It is notable that according to the Judgment (para 11), the Deed of Divorce dated 20-Nov-2001 included an agreement that the apartments will be registered in the name of the Company but would be "for [Ms Wong] to reside in for her lifetime". Investors might wonder whether that would be a fair use of company assets after she was no longer working for the company - after all, it was presumably not a term of the divorce that she must always work for ADH. It appears that the assets of ADH itself were being treated since 2001 as marital assets, rather than just the couple's shareholding in ADH. We fail to see how this was in the interests of those shareholders who were never married to Mr Hung.
Furthermore, it is unclear how ADH could ever have sold the properties if Mr Hung was obliged to procure ADH to make them available to Ms Wong for her lifetime. That brings us to interesting claims in the accounting policies...
For the year to 30-Jun-2008 onwards, new accounting standards required ADH to state the critical judgments made in applying accounting policies. They then included the following wording each year:
"The Group's investment properties in Hong Kong with a carrying value of [X] are currently used as directors' quarter[s]. However, it is the Group's intention to hold the properties for capital appreciation but not for own use. The Group has appointed a property agent to seek for potential buyers in the market. Accordingly, the properties have been accounted for as investment properties instead of property, plant and equipment....
The Group's plan is to sell the properties to the market. Until the date the disposal is taken place, the properties would be occupied by the directors on a temporary basis. Therefore, no rental income is expected to be generated from the properties up to their disposal."
This policy had no doubt been silently followed in earlier years before they had to explain it, because they had always been accounted for as investment properties, and the directors had lived in them since at least 2004, after the renovation. The policy allowed ADH to book the investment revaluation through the income statement, rather than holding the properties as premises used for staff quarters, at depreciated cost. This made ADH's profitability appear a whole lot better than it would have been otherwise. Yet if these properties were only occupied on a "temporary basis" and the directors intended that ADH would sell them, then how is that consistent with the 2001 divorce agreement that Ms Wong would continue to live in them during her lifetime?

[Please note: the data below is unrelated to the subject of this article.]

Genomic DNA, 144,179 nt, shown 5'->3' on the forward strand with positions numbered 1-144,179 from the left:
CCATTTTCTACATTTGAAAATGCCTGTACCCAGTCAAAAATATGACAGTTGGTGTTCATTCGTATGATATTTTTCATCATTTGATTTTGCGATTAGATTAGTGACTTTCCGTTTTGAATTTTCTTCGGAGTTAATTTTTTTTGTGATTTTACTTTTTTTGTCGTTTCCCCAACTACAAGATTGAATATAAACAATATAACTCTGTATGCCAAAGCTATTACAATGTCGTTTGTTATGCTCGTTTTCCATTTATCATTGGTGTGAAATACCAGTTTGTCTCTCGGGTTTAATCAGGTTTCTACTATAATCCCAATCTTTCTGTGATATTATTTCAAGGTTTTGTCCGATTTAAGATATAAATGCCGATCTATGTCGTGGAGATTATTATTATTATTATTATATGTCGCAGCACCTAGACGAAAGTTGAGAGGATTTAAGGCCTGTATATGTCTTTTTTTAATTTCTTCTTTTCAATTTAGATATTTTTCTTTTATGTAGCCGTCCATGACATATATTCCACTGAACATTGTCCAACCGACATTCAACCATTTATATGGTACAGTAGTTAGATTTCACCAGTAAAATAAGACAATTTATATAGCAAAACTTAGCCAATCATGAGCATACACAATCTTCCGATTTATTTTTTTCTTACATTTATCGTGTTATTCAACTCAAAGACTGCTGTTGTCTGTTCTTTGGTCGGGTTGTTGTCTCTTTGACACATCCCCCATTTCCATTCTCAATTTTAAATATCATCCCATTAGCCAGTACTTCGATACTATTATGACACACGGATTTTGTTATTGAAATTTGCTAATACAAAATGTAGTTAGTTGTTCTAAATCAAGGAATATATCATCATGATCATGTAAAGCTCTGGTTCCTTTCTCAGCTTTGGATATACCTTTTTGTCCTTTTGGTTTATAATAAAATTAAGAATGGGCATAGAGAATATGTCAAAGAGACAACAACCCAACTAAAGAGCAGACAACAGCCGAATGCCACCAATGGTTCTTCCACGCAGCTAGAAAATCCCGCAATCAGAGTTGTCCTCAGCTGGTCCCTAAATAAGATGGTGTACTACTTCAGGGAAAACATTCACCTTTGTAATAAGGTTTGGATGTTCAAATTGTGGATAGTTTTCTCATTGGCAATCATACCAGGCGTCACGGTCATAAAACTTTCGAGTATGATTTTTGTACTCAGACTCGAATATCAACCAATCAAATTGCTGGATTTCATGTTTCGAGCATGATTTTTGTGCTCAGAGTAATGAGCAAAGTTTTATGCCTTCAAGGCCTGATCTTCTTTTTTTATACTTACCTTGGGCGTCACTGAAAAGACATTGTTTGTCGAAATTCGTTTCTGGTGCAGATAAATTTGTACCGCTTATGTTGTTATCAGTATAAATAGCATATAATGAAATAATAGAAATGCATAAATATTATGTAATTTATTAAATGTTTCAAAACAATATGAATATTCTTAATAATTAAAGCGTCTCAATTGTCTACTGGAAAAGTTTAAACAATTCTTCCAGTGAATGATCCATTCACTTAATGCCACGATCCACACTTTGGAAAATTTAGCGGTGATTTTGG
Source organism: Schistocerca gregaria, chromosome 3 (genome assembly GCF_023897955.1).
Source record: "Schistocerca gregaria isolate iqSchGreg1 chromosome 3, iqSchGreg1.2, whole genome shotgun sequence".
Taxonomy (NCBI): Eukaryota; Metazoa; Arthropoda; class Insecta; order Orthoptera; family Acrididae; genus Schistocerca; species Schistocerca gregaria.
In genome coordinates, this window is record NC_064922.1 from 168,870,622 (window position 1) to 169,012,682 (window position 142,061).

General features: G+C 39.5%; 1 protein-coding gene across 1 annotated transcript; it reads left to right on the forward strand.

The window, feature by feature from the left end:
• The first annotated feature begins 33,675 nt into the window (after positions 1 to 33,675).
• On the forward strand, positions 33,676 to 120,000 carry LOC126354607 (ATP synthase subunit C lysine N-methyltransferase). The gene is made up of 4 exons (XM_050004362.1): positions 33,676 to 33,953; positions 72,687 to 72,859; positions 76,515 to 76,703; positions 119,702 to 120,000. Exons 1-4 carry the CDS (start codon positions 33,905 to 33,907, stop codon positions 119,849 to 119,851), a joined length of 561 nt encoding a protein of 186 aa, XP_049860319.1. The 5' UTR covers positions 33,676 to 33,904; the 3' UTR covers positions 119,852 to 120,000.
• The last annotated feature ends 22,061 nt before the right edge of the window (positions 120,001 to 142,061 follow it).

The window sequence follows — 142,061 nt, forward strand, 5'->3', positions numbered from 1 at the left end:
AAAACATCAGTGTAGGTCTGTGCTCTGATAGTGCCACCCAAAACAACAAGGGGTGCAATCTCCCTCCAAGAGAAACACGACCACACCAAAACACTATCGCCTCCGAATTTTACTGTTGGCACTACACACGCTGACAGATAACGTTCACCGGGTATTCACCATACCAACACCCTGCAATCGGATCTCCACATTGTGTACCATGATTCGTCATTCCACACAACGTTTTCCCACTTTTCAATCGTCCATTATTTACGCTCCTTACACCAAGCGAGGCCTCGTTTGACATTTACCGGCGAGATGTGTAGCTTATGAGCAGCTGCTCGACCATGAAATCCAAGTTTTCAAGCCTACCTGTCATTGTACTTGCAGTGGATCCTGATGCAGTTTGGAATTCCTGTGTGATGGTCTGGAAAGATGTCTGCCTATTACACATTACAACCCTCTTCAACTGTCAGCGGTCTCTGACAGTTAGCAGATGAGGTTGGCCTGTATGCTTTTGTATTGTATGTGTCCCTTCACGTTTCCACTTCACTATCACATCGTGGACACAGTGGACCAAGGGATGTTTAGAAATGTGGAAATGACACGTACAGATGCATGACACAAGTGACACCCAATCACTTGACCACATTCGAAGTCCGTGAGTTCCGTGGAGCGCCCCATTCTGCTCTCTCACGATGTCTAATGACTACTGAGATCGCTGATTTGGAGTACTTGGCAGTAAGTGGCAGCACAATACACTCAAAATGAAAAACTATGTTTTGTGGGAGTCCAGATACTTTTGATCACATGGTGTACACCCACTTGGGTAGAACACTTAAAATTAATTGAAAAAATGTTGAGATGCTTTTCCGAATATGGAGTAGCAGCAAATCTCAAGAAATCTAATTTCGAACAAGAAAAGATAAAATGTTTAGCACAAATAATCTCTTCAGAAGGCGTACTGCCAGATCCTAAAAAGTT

But that's not all.
The curious case of the blue-glazed vase
On 25-Sep-2008, Mr Hung sent an e-mail to Ms Wong and others about the need for ADH to improve its financial position. He suggested selling antiques. In 2009, ADH produced an internal control manual which provided certain procedures to be followed before its assets can be deal with. According to the Judgment, Ms Wong did not follow these procedures when an antique vase was sold through an auction house for $2.6m on 8-Apr-2010. It is probably this one, which went for $3.14m including Sotheby's exorbitant commissions, or what they euphemistically call "buyer's premium", about 20%. The net price for the vase was $2.496m - indicating that a further 4% was paid by the seller. Notably Sotheby's expected price on that vase, if we have found the right one, was only $0.8-1.0m.
The Judgment says that on 14-Apr-2010, according to an "internal report of Misappropriation" (the Internal Report), a member of staff of ADH "discovered" the sale via the auctioneer's website. This strikes us as somewhat odd - you might wonder why a member of staff spends time browsing the hundreds or thousands of items on the site - unless they suspected or knew that the vase was up for sale in the first place.